Jewish High Holy Days 2018
Erev Rosh Hashanah: Sunday, September 9
6:30 p.m. – Picnic dinner in Muskie Gardens
7:30 p.m. – Rosh Hashanah Services, Muskie Archives
Rosh Hashanah: Monday, September 10
9:30 a.m. – Rosh Hashanah Service, Benjamin Mays Center
After morning service approx. 11:00 – Tashlich at Lake Andrews
7:30 p.m. – Rosh Hashanah Services, Gomes Chapel
Rosh Hashanah: Tuesday, September 11
9:30 a.m. – Rosh Hashanah Day Two – Gomes Chapel
6:30 p.m. – Services and Dinner—Benjamin Mays Center
Erev Yom Kippur: Tuesday, September 18
4:15 p.m. – Challah Baking in the OIE
5:30 p.m. – Dinner in the OIE
7:00 p.m. – Kol Nidre Service, Skelton Lounge
Yom Kippur: Wednesday, September 19
10:00 a.m. – Morning Services, Gomes Chapel
5:30 p.m. – Yizkor Service, Muskie Archives
6:45 p.m. – Break fast dinner, Muskie Archives
From the Hillel Board:
If you are new to the High Holidays at Bates welcome! We might do some things differently than you’re used to, some of it might feel really familiar. We provide plenty of programming during this special time, and if you’re trying to decide which services to attend, we’ve included some info below to help you out.
We are also so lucky to have Madeline, our visiting student Rabbi with us during this special time. She is available to speak with you about transitioning to Bates, maintaining faith under college pressures, moving forward with a career in Judaism, or anything else that’s on your mind. Take advantage of this wonderful opportunity and sign up below!
Have the sweetest New Year!
Rosh Hashanah marks the beginning of the High Holy Days, signaling the new year, and reaffirming G-d’s role as divine sovereign. Sovereignty serves as inspiration for the structure of Rosh Hashanah services, which mirror a coronation, resplendent with celebration and devotion. This means that there are a few elements that exist in these services that aren’t present in typical weekly Shabbat services. Some of these elements include:
Rosh Hashanah Amidah: The Rosh Hashanah Amidah’s include verses referencing G-d as King, returning to the theme of coronation. In addition, the Amidah describes G-d as a heavenly scribe, as G-d records our deeds during Rosh Hashanah, and during Yom Kippur G-d judges those deeds.
Avinu Malkeinu: Translated, Avinu Malkeinu means Our Father, Our King. Again, the theme of coronation is present in this prayer, as well as the plea that G-d remember our deeds favorable before entering into the Days of Atonement.
The Shofar: The meaning of the Shofar, or the sounding of a Ram’s horn (blown this year by the charming and talented Evan Goldberg) is twofold. The Shofar was blown at king’s coronations in ancient times, and is blown in acknowledgment of G-d as divine King. The second is to call us back to our faith, our values, and to G-d.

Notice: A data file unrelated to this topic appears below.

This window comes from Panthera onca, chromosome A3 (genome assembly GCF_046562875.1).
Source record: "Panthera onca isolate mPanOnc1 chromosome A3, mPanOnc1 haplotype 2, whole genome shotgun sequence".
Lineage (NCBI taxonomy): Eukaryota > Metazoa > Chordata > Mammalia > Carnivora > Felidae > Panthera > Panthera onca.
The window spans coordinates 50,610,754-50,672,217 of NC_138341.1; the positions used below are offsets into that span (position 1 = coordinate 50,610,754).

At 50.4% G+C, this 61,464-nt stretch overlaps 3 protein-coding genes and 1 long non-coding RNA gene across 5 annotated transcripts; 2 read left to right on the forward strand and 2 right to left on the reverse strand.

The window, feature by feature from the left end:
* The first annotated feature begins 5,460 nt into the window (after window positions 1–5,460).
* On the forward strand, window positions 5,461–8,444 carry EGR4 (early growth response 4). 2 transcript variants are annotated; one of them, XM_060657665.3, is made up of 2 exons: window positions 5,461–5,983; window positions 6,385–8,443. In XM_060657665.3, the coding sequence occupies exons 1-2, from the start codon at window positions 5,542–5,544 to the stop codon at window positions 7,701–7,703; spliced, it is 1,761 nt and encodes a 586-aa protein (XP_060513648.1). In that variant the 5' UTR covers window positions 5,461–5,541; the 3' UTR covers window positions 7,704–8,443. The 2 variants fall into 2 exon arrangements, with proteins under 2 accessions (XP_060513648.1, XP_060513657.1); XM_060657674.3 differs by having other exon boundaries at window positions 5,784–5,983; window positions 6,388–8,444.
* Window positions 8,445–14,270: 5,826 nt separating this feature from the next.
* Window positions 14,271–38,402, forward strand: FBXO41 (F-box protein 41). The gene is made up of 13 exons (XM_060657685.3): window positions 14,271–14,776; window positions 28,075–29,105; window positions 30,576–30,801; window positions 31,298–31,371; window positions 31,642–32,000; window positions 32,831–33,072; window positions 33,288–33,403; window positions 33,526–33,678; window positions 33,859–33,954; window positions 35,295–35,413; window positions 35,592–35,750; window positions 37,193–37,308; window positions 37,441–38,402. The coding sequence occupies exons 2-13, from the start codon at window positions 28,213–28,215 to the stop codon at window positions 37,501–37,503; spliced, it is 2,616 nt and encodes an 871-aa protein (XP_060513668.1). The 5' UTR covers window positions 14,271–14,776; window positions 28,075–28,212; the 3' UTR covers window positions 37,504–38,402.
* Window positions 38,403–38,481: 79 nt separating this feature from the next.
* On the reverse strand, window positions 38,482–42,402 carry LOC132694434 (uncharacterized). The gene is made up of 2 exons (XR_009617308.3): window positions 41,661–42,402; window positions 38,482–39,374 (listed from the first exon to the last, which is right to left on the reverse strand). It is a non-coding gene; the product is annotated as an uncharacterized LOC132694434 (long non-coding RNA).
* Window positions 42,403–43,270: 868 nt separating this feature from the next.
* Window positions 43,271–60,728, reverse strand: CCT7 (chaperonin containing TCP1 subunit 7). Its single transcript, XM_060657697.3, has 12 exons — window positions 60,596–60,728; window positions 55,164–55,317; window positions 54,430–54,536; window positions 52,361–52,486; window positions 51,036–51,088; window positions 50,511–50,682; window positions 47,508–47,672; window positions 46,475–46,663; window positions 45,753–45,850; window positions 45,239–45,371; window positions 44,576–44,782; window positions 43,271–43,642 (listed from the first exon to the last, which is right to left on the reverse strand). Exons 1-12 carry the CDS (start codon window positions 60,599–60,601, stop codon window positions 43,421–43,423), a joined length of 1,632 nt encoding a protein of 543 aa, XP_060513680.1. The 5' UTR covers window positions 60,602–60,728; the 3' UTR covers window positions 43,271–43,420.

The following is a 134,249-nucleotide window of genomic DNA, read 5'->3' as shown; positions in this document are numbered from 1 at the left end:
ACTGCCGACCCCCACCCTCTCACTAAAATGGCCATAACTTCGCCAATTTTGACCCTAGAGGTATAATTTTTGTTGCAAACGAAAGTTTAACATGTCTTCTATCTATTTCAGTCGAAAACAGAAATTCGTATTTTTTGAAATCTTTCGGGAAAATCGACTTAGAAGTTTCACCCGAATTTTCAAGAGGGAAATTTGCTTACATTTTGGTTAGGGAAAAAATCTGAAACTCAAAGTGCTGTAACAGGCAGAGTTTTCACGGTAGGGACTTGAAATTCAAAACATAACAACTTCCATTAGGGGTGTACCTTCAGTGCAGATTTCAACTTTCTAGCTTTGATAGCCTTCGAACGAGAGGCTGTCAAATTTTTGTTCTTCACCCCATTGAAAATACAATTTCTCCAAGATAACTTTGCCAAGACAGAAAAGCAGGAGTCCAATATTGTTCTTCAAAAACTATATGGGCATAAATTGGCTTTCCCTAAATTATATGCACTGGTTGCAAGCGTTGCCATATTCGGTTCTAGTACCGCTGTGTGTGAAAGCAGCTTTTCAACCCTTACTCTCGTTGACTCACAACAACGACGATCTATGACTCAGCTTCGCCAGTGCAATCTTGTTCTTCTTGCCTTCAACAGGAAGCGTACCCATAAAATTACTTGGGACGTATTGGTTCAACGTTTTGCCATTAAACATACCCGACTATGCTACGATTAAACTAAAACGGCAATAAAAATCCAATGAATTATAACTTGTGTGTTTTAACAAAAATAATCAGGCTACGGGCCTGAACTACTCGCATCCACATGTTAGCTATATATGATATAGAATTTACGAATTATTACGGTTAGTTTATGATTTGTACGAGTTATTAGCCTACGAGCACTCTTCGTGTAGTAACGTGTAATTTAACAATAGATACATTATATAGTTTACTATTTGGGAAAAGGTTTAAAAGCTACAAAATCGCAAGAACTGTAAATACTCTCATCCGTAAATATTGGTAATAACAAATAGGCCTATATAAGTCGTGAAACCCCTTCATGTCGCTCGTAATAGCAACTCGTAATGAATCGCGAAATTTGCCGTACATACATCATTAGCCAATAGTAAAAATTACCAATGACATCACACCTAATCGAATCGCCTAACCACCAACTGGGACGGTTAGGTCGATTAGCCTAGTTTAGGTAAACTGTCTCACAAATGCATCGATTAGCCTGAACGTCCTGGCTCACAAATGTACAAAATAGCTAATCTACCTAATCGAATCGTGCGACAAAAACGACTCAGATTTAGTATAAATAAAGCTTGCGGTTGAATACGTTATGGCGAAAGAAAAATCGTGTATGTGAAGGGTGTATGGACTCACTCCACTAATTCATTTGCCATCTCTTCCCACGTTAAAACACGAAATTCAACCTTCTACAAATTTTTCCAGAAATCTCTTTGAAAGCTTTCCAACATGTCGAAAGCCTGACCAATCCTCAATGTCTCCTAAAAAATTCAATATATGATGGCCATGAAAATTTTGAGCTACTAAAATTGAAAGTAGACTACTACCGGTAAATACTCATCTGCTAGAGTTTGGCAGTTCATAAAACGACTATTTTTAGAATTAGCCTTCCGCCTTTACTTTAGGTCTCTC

Tashlich: Meaning “to cast out”, Tashlich is a ceremony where Jews gather by a body of water (we will gather by the puddle) to throw bread crumbs in the water, symbolizing a releasing and relinquishing of sin.
On Yom Kippur, the holiest day of the Jewish year, we are obligated to forego physical desires in order to focus on our spiritual needs and dedicate ourselves to making amends with G-d, with others, and with ourselves. We observe Yom Kippur by fasting, praying, and repenting, with the goal of reconciling ourselves with others and with G-d and atoning for the sins we committed. As a result of this special holiness and focus on spirituality, the Yom Kippur services differ from normal Shabbat services, with some large differences:
Kol Nidre: The Kol Nidre service, or “All Vows” service, marks the start of Yom Kippur by asking G-d to nullify all vows made under duress during the past year. Jewish tradition places strong emphasis on spoken vows, and many people thus believe that Kol Nidre was created to absolve Jewish people who under duress, swore loyalty to a different religion, of those vows, and to allow them to return and pray with the Jewish community.
Yizkor: Yizkor, or “may G-d remember,” is a public prayer for the deceased. Jewish mourning is done both publicly and privately, and through Yizkor, the community asks G-d to elevate the souls of the deceased.
Neilah: Neilah, or “Closing of the gates,” marks the conclusion of Yom Kippur and symbolizes the final outpouring of prayer before the Gates of Heaven are closed for the year. Although in Jewish tradition, the Gates remain open for the truly repentant, Neilah’s symbolism as the final moments before the Gates are closed makes it a special and urgent portion of the High Holy Days. During Neilah, it is traditional to stand while the ark is open and to listen to the final long blast of the shofar, symbolizing G-d’s granting of redemption in response to true repentance.
L’shanah tovah u’metukah, wishing you all a good and sweet year.